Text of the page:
GM technology has reduced the use of pesticides and chemicals, allowing farmers to produce a safe and reliable food supply for the last 30 years. In particular, corn growers have been able to make their operations safer and more efficient, resulting in 69% less soil loss, 20% less herbicide usage, and 65% less insecticide usage. These advancements will continue to allow us to produce more with less, resulting in conservation of our planet.
All of the topics were openly accepted for discussion and our positions were supported by our House representatives.
After a productive morning with our Congressmen, the I-LEAD team was invited to the United States Department of Agriculture’s (USDA) National Agricultural Statistics Service (NASS) Lockup suite. Many had looked forward to this tour all week, as this is one of the single most important and influential agencies to the grain and livestock commodity markets. NASS produces over 450 agricultural reports each year, providing timely, accurate, and useful commodity statistics.
Our time with NASS convened with a tour of their highly-secured facility located in the USDA headquarters. During the production of an agricultural report, the suite goes into full lock down, doors locked and guarded, alarms set, windows sealed, as to prevent any premature information from being leaked to outside parties who could unfairly influence our commodity markets.
During quarterly agriculture report composition, the statistician cohort will spend 12 hours in the suite, only allowed out into the hallway to use the restroom, therefore the suite is completely self-sufficient, including its own printing and server rooms. In order to release the information uniformly, members of the media are allowed into the suite 1.5 hours prior to the release in order to formulate news releases. Once the atomic clock strikes the time of release, a kill switch for the server is turned on and all information is released at the exact same time.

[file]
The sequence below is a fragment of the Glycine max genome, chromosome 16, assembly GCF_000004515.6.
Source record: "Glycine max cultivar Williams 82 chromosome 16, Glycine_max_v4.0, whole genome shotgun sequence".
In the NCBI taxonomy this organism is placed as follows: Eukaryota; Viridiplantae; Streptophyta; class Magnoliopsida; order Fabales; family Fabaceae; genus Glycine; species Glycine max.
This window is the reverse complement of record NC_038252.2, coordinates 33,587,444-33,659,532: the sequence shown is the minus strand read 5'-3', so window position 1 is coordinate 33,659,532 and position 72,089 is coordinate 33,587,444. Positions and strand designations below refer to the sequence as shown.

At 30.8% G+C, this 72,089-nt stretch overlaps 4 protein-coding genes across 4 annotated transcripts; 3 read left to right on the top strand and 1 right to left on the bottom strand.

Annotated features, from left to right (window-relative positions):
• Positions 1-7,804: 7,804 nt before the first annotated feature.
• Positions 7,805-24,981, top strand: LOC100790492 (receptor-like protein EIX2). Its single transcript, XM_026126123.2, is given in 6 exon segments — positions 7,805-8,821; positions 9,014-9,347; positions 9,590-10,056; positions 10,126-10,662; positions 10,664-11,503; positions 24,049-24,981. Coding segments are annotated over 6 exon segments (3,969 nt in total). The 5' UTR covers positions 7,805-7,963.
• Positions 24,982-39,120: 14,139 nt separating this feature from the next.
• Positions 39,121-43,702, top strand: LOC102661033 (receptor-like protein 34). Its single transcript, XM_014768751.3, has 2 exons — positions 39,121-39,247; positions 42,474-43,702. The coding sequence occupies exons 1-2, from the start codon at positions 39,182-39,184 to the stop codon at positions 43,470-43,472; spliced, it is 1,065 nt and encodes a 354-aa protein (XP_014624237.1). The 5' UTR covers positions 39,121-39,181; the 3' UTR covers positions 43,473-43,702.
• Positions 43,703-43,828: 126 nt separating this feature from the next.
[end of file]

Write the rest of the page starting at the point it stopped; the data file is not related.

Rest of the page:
NASS collects, cleans, and summarizes data collected through voluntary surveys submitted by producers via phone, paper, and the internet, as well as face-to-face interviews. Regional offices assist with data collection that is then summarized by those in the national office. Over 900 employees ensure the data is accurate and collected appropriately. The government agency is made up of four departments, including statistical, methodology, ITD (computer security), and survey development, working for the common purpose of providing the most useful statistical information to the market. The NASS Chairman of Ag Statistics, Mark Harris, asked for our assistance to encourage producers to submit requested surveys, saying that these surveys help them get a more accurate look at the overall market. All submitted information is protected by law and never shared on an individual level. To learn more, visit www.nass.usda.gov.
Our time in Washington D.C. opened our eyes to the influence an individual can have on legislation if we take the time to do so. As said at Wednesday’s Corn Congress session, “Communications addressing our issues are more credible when presented by farmers.” I encourage you to write, email or call our law makers to share your story and explain how the proposed legislation will directly affect your operation. As we were reminded, they are in their positions to work for you.
On behalf of the I-LEAD Class 6, I would like to thank the Iowa Corn Growers Association for providing us the opportunities to further our careers and leadership positions in the agricultural industry. The last two years have served as a valuable learning experience, expanding our knowledge on international, domestic, and policy influences that exist for our industry. In addition, I would like to thank our parents, spouses, children, and other family members for their encouragement and understanding that our time away from home was spent strengthening our skills to provide a better future for our beloved agricultural industry. We have made great connections, have built life-long relationships, and have made memories that will last a lifetime. Carly Cummings is a program assistant at Iowa State University Ag Entrepreneurship Initiative. Cummings, who is also a current graduate student, grew up on a farm near Pleasantville. She is a past member of the Iowa Corn Collegiate Advisory Team.